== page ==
Tuesday, April 26, 2011

Toby Litt and the Freudian Fort-Da

For me, one of the pleasures of attending literary conferences on the short story is being introduced to a writer whose work is, for whatever reason, unknown to me. Toby Litt, who shared with me the charming title “Guest of Honour” at the recent International Symposium on “The Figure of the Author in the Short Story in English” at Universite de’Angers, is the author of several books—both novels and short stories—but with whom I was unfamiliar because his work has been largely limited to publication and promotion in the UK.

His short story collections include Adventures in Capitalism (1996), Exhibitionism (2002), and a “novel in stories” entitled I Played the Drum in a Band Called Okay (2008). He studied creative writing at the University of East Anglia under Malcolm Bradbury and was nominated by Granta magazine as one of the 20 'Best of Young British Novelists in 2003.

Toby and I had lunch together on the second day of the conference and enjoyed a long, leisurely talk about writing in general and the short story in particular. Like many writers I have met, Toby is a complete professional, devoted to, even obsessed by, his work. He is a highly versatile writer, trying his hand at several different genres. If you take a look at his titles on his website in order of publication, you might notice that they are in alphabetical order, e.g. Adventures in Capitalism, Beatniks, Corpses, etc. I think he is up to the letter “L” now. He has plans to go through to “Z” and then… I don’t know.

Toby read a story at the conclusion of the conference that I would like to comment on briefly because I think it illustrates two different ways to read short stories. The story was written “to order,” as it were, for reading on UK radio to commemorate Bob Dylan’s birthday. Here is the basic plot situation: A young man’s entire record collection is destroyed by party-going vandals, with each lp record broken neatly into two pieces and replaced in its sleeve. However, one record has seemingly escaped the debacle—a prized Bob Dylan recording, for the broken record in the Bob Dylan sleeve—an exercise recording--was placed in it by mistake. The action of the story follows the young man’s efforts to recover the Dylan lp that has been loaned to someone. The story is feverishly paced, and the voice of the narrator is ideally suited to a radio presentation, as the listener sympathizes with the young man’s efforts to find his prized recording, the only one left after experiencing the worst thing that could possibly happen to him.

Finally, at the end of the story, the young man does succeed in retrieving the lost Dylan recording. He takes it home but before placing it in its original sleeve, he neatly breaks it into two pieces to match the other records in his destroyed collection. It is the best thing he has ever done.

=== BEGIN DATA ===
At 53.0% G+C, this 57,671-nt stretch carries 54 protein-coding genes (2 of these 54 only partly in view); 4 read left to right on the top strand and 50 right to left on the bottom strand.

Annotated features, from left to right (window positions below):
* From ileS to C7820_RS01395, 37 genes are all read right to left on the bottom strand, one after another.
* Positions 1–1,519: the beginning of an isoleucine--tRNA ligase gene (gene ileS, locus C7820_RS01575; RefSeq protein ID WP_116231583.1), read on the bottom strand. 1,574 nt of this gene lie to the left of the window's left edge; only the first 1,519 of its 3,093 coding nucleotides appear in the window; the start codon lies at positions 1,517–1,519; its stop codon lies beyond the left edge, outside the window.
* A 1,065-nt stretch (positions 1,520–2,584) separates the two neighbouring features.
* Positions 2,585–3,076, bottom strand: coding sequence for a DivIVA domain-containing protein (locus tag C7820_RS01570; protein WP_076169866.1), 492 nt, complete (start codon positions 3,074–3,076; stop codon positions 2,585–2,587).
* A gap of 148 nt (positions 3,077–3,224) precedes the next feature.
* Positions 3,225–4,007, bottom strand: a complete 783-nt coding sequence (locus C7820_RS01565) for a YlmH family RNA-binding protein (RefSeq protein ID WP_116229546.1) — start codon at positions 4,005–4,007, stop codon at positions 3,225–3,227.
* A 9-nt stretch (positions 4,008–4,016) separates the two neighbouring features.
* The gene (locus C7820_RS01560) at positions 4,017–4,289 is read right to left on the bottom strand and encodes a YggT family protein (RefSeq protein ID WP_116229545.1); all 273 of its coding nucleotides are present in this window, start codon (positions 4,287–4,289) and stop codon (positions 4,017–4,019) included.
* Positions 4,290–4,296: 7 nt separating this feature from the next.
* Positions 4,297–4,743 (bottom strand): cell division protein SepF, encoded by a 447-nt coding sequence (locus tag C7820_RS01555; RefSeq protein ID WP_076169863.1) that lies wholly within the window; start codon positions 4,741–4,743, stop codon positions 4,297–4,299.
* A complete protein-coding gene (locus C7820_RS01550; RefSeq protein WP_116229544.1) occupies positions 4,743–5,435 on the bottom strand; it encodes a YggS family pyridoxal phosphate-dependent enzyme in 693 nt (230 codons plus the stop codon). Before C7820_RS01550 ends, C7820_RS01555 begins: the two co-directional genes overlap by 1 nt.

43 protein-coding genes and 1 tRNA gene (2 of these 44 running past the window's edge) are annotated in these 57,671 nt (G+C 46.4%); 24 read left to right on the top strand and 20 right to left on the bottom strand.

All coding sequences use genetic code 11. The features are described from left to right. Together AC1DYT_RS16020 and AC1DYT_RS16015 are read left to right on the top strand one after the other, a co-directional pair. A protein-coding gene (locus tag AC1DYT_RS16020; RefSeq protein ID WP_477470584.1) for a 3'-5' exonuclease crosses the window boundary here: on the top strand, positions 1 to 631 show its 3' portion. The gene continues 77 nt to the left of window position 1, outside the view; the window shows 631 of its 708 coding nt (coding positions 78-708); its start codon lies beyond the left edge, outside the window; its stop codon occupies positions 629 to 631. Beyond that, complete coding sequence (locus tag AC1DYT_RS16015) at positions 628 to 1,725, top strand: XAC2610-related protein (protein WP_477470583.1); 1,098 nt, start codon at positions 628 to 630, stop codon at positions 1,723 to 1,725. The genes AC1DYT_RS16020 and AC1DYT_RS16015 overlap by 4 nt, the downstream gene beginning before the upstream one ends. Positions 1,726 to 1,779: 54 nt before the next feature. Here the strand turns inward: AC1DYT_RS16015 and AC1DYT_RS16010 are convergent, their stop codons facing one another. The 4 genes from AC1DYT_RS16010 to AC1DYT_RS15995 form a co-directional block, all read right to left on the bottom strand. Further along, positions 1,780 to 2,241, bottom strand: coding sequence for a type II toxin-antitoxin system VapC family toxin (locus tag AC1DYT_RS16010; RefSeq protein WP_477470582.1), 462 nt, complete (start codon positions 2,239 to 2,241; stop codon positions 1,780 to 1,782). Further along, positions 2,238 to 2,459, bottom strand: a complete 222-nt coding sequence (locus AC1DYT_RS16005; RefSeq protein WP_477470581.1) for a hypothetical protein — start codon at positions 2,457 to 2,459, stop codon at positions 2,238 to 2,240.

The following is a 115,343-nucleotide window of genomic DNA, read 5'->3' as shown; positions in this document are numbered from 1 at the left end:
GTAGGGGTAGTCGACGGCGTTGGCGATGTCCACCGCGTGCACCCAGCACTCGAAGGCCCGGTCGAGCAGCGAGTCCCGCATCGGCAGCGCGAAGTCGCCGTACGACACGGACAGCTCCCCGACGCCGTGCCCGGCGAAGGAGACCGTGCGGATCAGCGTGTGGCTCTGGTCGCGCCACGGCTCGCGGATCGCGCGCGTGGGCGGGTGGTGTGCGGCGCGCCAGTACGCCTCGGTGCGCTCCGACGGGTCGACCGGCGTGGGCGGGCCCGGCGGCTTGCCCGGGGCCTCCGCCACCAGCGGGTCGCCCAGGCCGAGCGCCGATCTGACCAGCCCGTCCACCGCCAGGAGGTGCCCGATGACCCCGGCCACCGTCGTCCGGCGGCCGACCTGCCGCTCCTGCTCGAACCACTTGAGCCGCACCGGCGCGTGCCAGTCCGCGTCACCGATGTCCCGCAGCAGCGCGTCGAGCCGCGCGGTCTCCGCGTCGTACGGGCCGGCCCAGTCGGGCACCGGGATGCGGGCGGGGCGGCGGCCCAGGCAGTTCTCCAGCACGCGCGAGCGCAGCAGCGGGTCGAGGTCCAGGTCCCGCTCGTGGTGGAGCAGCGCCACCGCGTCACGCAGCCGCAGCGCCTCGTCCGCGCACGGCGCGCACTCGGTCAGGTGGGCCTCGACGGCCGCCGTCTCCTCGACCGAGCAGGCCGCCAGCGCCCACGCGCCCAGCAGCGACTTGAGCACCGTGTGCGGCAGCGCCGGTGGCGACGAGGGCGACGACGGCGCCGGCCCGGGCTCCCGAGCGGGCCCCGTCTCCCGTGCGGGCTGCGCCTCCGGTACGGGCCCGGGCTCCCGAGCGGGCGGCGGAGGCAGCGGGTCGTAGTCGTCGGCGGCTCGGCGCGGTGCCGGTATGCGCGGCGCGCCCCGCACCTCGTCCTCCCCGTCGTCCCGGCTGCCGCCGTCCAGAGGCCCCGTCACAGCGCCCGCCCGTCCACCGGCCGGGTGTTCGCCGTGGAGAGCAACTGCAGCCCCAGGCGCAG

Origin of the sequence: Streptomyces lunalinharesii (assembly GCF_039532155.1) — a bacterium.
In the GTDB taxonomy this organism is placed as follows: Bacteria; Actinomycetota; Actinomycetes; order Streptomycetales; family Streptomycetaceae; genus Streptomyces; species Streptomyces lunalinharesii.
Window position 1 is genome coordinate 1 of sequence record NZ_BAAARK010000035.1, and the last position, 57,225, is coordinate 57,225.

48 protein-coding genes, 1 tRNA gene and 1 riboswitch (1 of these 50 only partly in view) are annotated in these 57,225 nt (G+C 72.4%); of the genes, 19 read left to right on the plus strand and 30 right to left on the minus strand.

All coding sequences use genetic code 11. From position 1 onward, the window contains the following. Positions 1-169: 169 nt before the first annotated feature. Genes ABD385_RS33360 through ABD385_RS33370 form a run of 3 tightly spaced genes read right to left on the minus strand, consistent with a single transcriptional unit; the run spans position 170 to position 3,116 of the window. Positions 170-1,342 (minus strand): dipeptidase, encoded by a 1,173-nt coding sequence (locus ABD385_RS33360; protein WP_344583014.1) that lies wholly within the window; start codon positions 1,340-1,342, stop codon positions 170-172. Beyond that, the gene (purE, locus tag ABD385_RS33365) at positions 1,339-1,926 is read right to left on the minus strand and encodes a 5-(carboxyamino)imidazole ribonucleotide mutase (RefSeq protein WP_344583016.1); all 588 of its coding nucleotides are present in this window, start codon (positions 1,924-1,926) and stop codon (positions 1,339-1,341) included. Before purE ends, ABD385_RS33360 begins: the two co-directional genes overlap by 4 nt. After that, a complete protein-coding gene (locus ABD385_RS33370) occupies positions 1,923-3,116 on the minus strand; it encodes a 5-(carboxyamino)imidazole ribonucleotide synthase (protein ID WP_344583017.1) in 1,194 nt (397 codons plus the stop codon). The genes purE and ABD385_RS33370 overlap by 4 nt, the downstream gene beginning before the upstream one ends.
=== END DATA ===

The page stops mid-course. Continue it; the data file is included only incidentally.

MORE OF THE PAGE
When Toby finished reading the story, I immediately put a question to him. I told him that as he finished reading the story, I imagined myself listening to it on the radio with my father, an uneducated truck driver from the mountains of Eastern Kentucky. I imagined that as my father listened to the story, he too became caught up in the young man’s efforts to get back the lost Dylan record. However, when the boy broke the record, my father was outraged, puzzled—looking at me, the English professor, and asking, “Now why in the hell did he do that for?”
And I, the know-it-all English professor could only smile my knowing smile, certain that it was inevitable the boy broke the record, but not knowing how to explain my reaction. So I asked Toby, “What do I tell my father?”

As the members of the audience laughed and talked about the ending of the story and the difference between wanting the boy to rescue the record and being somehow happy that he broke it, I suddenly came up with a possible answer, and, being the old professor that I am, it was an academic answer. I raised my hand to get Toby’s attention and shouted, “I got it! I got it!”

The story is about a young man experiencing something he sees as the worst thing that has ever happened to him—the loss of his prized record collection in a meaningless attack. There is no explanation for the attack. It’s just that “shit happens.” There’s meaningless evil in the world. You can’t protect yourself from it. The only thing you can do is find a way to make it seem that you are in control of what you are never really in control of.